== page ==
About Kim Matheson
Carleton Neuroscience Prof. Kim Matheson, the recently appointed Chair in Culture and Gender Mental Health at the university and The Royal’s Institute of Mental Health Research, is striving to promote mental wellness in culturally marginalized groups, with a focus on youth in northwestern Ontario’s Indigenous communities.
“We don’t help anyone by going into a community and assuming we know what’s best,” says Matheson, who has a long history of partnering with community-based organizations to research and address the social determinants of mental health. “My work is a chance to build new bridges, to listen and learn how we can contribute to the community’s aspirations for their youth, and to harness community strengths and collective action to bring about change for disadvantaged groups.”
Matheson joined Carleton’s Department of Psychology in 1990 and has served in numerous capacities at the university since then, including Vice-President (Research and International) and, currently, director of the Canadian Health Adaptations, Innovations, and Mobilization (CHAIM) Centre.
Her largest ongoing project is the Indigenous Youth Futures Partnership, a collaboration with First Nations organizations in the Nishnawbe Aski Nation region. Funded with $2.5 million over seven years from the Social Sciences and Humanities Research Council of Canada, the project is bringing together western and Indigenous approaches to develop multiple pathways for First Nations youth to flourish.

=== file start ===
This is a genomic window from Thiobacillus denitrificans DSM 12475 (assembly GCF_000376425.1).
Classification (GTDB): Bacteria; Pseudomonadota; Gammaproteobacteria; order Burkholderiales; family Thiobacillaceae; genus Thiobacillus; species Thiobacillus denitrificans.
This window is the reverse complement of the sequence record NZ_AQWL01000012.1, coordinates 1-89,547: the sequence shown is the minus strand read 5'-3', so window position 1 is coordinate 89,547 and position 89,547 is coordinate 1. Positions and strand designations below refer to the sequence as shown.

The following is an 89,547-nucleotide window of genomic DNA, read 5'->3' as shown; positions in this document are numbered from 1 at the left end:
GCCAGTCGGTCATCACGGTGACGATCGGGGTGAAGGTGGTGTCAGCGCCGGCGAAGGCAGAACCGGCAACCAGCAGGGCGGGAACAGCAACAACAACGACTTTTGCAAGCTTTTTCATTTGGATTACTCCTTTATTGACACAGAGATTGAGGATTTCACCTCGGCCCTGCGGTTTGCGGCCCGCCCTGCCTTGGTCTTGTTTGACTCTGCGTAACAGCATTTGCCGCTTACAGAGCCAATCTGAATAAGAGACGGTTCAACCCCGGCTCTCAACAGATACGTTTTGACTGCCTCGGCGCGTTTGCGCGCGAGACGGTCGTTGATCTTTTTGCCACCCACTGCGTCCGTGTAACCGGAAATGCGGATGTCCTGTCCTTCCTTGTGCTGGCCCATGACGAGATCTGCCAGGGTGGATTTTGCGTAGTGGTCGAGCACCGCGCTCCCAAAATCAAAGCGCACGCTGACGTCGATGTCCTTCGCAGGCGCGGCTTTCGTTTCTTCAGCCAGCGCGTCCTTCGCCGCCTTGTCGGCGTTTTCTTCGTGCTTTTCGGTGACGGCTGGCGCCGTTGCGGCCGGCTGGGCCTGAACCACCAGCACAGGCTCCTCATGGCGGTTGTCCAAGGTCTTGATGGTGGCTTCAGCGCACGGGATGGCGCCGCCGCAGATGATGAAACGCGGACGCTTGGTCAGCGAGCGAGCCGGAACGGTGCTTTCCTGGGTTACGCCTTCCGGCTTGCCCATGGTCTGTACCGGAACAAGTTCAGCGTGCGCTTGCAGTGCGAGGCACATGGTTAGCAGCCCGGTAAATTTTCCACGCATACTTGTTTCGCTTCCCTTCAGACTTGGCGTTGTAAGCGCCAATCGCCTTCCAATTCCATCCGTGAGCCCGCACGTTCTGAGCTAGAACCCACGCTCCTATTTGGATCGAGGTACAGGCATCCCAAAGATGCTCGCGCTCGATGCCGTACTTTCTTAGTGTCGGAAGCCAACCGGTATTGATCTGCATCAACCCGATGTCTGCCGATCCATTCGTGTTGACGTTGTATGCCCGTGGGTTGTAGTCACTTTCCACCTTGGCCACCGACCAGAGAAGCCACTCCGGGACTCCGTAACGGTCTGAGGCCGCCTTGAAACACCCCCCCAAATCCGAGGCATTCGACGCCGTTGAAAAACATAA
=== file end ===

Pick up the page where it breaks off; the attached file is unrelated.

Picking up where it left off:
“Indigenous people have shown tenacity and resilience in the face of adversity, but they continue to face overwhelming challenges,” says Matheson. “It is the responsibility of every Canadian to work toward reconciliation, so it’s my hope that the work we’re doing in partnership with First Nations communities and organizations contributes to the healing and reconciliation process.”
Research from the partnership aims to understand the priorities of communities and how to map these onto multiple interventions that take a holistic approach to community wellness and build a foundation for youth to flourish. “We’re a very large interdisciplinary and cross-sectoral group,” says Matheson, “and together, we hope to develop a set of tools and inform policies that enable youth to thrive within their communities. We want to get a broad sense of what services and supports already exist, and what the challenges are, and then we can work together to coordinate a response.”
- Chair in Culture and Gender Mental Health, The Royal’s Institute of Mental Health Research and Carleton University
- Project Director, Indigenous Youth Futures Partnership
- Director, Canadian Health Adaptations, Innovations, and Mobilization (CHAIM) Centre, Carleton University